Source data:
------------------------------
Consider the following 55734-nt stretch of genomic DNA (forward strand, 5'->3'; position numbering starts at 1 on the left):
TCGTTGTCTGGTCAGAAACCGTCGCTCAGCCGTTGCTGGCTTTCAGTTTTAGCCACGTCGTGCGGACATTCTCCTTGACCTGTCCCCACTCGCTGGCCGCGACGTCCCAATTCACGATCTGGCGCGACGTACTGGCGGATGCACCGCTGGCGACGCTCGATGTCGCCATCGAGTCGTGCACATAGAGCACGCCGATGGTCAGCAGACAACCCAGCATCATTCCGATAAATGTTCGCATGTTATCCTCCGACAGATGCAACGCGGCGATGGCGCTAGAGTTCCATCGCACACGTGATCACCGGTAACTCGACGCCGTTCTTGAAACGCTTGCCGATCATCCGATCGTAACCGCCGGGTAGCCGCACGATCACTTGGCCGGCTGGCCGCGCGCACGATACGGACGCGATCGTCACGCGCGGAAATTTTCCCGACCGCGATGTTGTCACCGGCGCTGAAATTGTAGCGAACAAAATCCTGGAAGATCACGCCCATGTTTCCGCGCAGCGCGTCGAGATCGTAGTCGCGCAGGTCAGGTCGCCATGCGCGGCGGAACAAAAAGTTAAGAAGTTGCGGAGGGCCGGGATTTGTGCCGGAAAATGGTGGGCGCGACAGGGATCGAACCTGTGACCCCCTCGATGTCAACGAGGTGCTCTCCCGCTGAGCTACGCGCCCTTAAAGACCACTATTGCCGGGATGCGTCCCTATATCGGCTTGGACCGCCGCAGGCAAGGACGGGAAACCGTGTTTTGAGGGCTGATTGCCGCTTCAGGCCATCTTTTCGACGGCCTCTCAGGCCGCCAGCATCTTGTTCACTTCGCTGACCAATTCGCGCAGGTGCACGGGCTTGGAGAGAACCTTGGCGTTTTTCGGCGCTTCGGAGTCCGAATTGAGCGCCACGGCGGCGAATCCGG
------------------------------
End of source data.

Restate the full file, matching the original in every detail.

Consider the following 55734-nt stretch of genomic DNA (forward strand, 5'->3'; position numbering starts at 1 on the left):
TCGTTGTCTGGTCAGAAACCGTCGCTCAGCCGTTGCTGGCTTTCAGTTTTAGCCACGTCGTGCGGACATTCTCCTTGACCTGTCCCCACTCGCTGGCCGCGACGTCCCAATTCACGATCTGGCGCGACGTACTGGCGGATGCACCGCTGGCGACGCTCGATGTCGCCATCGAGTCGTGCACATAGAGCACGCCGATGGTCAGCAGACAACCCAGCATCATTCCGATAAATGTTCGCATGTTATCCTCCGACAGATGCAACGCGGCGATGGCGCTAGAGTTCCATCGCACACGTGATCACCGGTAACTCGACGCCGTTCTTGAAACGCTTGCCGATCATCCGATCGTAACCGCCGGGTAGCCGCACGATCACTTGGCCGGCTGGCCGCGCGCACGATACGGACGCGATCGTCACGCGCGGAAATTTTCCCGACCGCGATGTTGTCACCGGCGCTGAAATTGTAGCGAACAAAATCCTGGAAGATCACGCCCATGTTTCCGCGCAGCGCGTCGAGATCGTAGTCGCGCAGGTCAGGTCGCCATGCGCGGCGGAACAAAAAGTTAAGAAGTTGCGGAGGGCCGGGATTTGTGCCGGAAAATGGTGGGCGCGACAGGGATCGAACCTGTGACCCCCTCGATGTCAACGAGGTGCTCTCCCGCTGAGCTACGCGCCCTTAAAGACCACTATTGCCGGGATGCGTCCCTATATCGGCTTGGACCGCCGCAGGCAAGGACGGGAAACCGTGTTTTGAGGGCTGATTGCCGCTTCAGGCCATCTTTTCGACGGCCTCTCAGGCCGCCAGCATCTTGTTCACTTCGCTGACCAATTCGCGCAGGTGCACGGGCTTGGAGAGAACCTTGGCGTTTTTCGGCGCTTCGGAGTCCGAATTGAGCGCCACGGCGGCGAATCCGG